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Perioperative Pembrolizumab/Chemo Regimen Yields Superior OS in Resectable Gastric Cancer

Key Takeaways

  • Pembrolizumab plus chemotherapy improved OS and pCR rates in locally advanced, resectable gastric/GEJ adenocarcinoma.
  • Median OS was 71.8 months with pembrolizumab vs 55.7 months with placebo in the main cohort.
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Kohei Shitara, MD

Kohei Shitara, MD

Perioperative pembrolizumab (Keytruda) plus chemotherapy followed by pembrolizumab monotherapy significantly improved overall survival (OS) outcomes and maintained superior pathologic complete response (pCR) rates vs neoadjuvant chemotherapy alone in patients with locally advanced, resectable gastric and gastroesophageal junction (GEJ) adenocarcinoma, according to results from the final OS analysis of the phase 3 KEYNOTE-585 trial (NCT03221426) presented at the2024 ESMO Gastrointestinal Cancers Congress.1

At a median follow-up of 59.9 months (range, 39.0-75.8), patients treated with pembrolizumab plus chemotherapy in the main cohort (n = 402) achieved an OS rate of 45% and a median OS of 71.8 months (95% CI, 52.5-not reached [NR]). Conversely, those treated with the placebo regimen in this cohort (n = 402) experienced an OS rate of 51% and median OS of 55.7 months (95% CI, 41.7-NR; HR, 0.86 [95% CI, 0.71-1.06]). Notably, the 36- and 60-month OS rates in the pembrolizumab group were 65% and 54%, respectively; the corresponding rates with placebo were 59% and 48%.

In the intention-to-treat (ITT) population, which included the populations of patients treated with the main and FLOT (fluorouracil, leucovorin, oxaliplatin, and docetaxel) regimens, the OS rate in the pembrolizumab group (n =502) was 43%, and the median OS was NR (95% CI, 59.2-NR). In the placebo group (n = 505), the OS rate was 50%, and the median OS was 55.7 months (95% CI, 42.8-NR; HR, 0.86 [95% CI, 0.71-1.03]). The 36- and 60-month OS rates in the pembrolizumab group were 66% and 55%, respectively; the corresponding rates with placebo were 59% and 49%.

OS outcomes trended in favor of pembrolizumab across most patient subgroups in both the main cohort and the ITT population, except for patients 65 years of age or older, along with those with stage II or IVa disease, GEJ tumors, and mixed or unknown histologic subtypes.

“Efficacy outcomes from the final analysis were consistent with those of prior reports,” presenting author Kohei Shitara, MD, director of the Department of Gastrointestinal Oncology at the National Cancer Center Hospital East in Kashiwa, Japan, detailed in a presentation of the data.

The updated pCR rate in the main cohort was 13.4% (95% CI, 10.3%-17.2%) with pembrolizumab and 2.0% (95% CI, 0.9%-3.9%) with the placebo regimen, for an overall difference of 11.4% (95% CI, 8.0%-15.3%). In the ITT population, these rates were 14.2% (95% CI, 11.3%-17.6%) vs 2.8% (95% CI, 1.6%-4.7%), respectively, for an overall difference of 11.4% (95% CI, 8.1%-15.0%).

Event-free survival (EFS) rates in the main cohort were 48% vs 57% with pembrolizumab vs placebo, respectively. The median EFS was 44.4 months (95% CI, 33.0-69.8) with pembrolizumab vs 25.7 months (95% CI, 20.8-36.5) with placebo. In the ITT population, the EFS rates in these respective arms were 47% and 56%, and the median EFS was 47.0 months (95% CI, 36.2-NR) vs 26.9 months (95% CI 22.1-34.7).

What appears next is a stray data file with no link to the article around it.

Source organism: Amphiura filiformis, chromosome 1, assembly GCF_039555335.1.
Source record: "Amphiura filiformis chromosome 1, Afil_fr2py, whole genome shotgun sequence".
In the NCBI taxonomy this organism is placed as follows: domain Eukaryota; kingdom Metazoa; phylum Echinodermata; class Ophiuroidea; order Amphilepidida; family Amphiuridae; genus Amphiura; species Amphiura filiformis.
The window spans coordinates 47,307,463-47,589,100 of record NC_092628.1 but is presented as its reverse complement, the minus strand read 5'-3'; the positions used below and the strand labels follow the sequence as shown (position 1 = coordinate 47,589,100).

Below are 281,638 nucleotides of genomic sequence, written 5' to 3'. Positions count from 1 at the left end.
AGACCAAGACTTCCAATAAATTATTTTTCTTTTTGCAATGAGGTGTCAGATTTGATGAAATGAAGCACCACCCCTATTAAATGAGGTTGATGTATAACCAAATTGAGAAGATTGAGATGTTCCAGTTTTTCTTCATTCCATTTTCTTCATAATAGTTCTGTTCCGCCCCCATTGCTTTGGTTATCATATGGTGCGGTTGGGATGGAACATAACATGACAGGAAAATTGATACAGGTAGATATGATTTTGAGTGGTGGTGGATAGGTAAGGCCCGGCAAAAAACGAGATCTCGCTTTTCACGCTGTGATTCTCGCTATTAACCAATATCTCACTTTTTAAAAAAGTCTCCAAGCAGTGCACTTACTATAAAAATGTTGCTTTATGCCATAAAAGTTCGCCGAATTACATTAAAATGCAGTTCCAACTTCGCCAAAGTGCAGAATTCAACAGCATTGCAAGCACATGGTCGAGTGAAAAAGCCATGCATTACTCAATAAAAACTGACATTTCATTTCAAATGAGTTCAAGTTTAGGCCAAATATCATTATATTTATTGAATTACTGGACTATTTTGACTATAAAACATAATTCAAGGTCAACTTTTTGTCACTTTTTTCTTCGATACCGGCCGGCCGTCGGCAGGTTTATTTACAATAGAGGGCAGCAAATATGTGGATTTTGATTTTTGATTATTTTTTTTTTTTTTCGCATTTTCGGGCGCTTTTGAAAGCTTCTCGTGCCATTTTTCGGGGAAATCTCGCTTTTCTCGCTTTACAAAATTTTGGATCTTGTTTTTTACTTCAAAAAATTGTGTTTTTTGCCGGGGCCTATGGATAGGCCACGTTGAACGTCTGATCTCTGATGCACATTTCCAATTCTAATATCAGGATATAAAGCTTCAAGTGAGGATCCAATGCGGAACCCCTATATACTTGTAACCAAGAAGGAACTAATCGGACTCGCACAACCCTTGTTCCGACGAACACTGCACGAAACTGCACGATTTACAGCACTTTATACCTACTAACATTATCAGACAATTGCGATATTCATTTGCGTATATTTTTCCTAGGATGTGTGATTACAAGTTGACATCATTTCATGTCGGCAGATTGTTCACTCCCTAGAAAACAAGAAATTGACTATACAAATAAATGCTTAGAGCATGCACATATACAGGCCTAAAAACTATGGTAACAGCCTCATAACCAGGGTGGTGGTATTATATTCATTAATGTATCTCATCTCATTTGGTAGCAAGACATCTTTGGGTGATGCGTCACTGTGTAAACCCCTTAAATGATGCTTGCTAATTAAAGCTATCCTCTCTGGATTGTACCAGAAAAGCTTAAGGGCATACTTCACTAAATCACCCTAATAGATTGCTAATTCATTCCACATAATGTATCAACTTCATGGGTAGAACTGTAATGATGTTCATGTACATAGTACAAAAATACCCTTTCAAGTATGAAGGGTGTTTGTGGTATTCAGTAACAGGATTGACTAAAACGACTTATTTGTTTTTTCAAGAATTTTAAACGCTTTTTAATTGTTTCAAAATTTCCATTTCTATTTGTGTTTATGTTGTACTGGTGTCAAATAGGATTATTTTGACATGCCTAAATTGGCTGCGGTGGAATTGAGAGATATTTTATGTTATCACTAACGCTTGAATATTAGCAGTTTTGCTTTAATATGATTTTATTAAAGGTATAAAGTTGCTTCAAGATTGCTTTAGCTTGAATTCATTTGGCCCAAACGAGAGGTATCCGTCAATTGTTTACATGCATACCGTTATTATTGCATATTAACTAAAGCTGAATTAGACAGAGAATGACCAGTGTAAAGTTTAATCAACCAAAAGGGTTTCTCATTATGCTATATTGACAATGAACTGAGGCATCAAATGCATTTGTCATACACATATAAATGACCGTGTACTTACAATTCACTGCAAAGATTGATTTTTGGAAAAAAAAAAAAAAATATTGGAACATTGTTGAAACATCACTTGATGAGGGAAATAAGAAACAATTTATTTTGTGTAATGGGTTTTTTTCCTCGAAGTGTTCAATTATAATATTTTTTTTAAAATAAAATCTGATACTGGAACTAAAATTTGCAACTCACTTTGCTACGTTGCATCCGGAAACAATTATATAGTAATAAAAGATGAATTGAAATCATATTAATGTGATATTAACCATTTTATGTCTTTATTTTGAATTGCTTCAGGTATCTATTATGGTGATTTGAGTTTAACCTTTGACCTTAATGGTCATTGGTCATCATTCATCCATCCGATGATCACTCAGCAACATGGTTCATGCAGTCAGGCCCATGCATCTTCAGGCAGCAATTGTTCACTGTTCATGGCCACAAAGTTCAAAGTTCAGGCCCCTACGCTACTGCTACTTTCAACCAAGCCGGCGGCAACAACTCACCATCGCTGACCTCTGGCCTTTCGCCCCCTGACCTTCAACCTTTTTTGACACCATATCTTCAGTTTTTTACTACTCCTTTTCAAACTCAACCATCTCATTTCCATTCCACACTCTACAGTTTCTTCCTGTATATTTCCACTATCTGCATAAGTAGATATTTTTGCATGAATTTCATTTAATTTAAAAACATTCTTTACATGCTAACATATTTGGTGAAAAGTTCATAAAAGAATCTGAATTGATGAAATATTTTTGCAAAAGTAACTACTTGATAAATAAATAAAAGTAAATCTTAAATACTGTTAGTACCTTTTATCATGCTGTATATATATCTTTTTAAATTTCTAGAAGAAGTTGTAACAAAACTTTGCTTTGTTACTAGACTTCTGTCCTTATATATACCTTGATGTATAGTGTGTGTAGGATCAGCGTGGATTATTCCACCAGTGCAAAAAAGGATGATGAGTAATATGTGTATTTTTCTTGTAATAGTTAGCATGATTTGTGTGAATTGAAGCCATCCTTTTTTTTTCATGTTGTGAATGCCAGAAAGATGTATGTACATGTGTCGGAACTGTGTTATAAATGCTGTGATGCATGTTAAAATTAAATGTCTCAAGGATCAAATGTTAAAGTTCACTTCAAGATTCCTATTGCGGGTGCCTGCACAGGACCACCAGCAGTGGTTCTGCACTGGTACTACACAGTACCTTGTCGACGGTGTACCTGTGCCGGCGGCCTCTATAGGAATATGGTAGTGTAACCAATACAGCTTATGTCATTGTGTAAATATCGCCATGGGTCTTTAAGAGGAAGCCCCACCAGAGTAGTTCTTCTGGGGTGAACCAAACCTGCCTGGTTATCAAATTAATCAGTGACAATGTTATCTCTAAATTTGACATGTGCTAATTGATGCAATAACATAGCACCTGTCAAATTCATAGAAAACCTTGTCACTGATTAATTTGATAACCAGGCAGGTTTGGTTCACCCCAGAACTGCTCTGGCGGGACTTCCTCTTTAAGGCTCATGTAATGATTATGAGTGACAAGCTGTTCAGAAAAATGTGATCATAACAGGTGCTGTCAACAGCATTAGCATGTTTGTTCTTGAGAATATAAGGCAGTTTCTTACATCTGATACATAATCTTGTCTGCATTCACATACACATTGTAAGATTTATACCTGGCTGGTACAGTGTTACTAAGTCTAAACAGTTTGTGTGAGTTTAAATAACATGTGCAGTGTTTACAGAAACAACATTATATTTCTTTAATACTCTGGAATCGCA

The addition of PD-1/PD-L1 inhibitors to chemotherapy has induced survival benefits in first-line gastric cancer and shown promising antitumor activity in the perioperative setting. However, the overall benefit of combining neoadjuvant and adjuvant chemotherapy with immune checkpoint inhibition in patients with locally advanced, resectable gastric/GEJ adenocarcinoma is still unknown, Shitara and colleagues explained.

Previously reported data from the interim analysis of KEYNOTE-585 showed a pCR rate of 12.9% (95% CI, 9.8%-16.6%) with perioperative pembrolizumab plus chemotherapy vs 2.0% (95% CI, 0.9%-3.9%) with chemotherapy alone (P < .00001). The median EFS was 44.4 months (95% CI, 33.0-NR) vs 25.3 months (95% CI, 20.6-33.9; HR, 0.81 [95% CI, 0.67-0.99; P = 0.0198]); however, this improvement did not reach the threshold for statistical significance. Accordingly, OS was not formally tested at this time.2

The final OS analysis of KEYNOTE-585 was conducted 12 months after the third interim analysis and after 361 OS events had been recorded in the main cohort. The data cutoff was February 16, 2024.1

“No alpha was allocated to OS at final analysis, as EFS was not significant at the time of the third interim analysis,” Shitara noted.

The randomized, double-blind, placebo-controlled trial study enrolled patients at least 18 years of age with treatment-naive localized gastric or GEJ adenocarcinoma, as defined by a T3 or higher primary lesion or the presence of any positive lymph node; a plan to proceed to surgery following neoadjuvant chemotherapy; an ECOG performance status (PS) of 0 or 1, and provision of a tumor sample for PD-L1 testing.

Patients were stratified according to geographic region (Asia vs non-Asia), tumor staging (stage II vs III vs IVa), and chemotherapy backbone.

A total of 1254 patients were screened between October 9, 2017, and January 25, 2021. Those enrolled onto the study were assigned to either the main study cohort or the FLOT cohort. Patients in each cohort were then randomly assigned 1:1 to the experimental arm or the placebo arm. Patients in the experimental arm received 200 mg of intravenous (IV) pembrolizumab on day 1 of each 3-week cycle, plus a chemotherapy regimen comprising either cisplatin plus capecitabine (Xeloda; XP), cisplatin plus 5-fluorouracil (FP), or FLOT. Patients randomly assigned to the placebo arm received 1 of these chemotherapy regimens. After undergoing surgery, patients in either arm received up to 3 additional cycles of the same regimen. This was followed by either pembrolizumab monotherapy or placebo administered once every 3 weeks for up to 11 additional cycles.

The trial’s primary end points included pCR rate per blinded independent central review, EFS per investigator’s assessment, and OS in the main cohort, as well as safety in the FLOT cohort. Key secondary end points included safety in the main cohort, safety, OS, and EFS in the overall study population.

The efficacy-evaluable population was defined as all patients randomly assigned to the main cohort (n = 804) or ITT population (n = 1007); the safety-evaluable population included all patients who underwent random assignment and received at least 1 dose of study treatment (n = 799; n = 1001).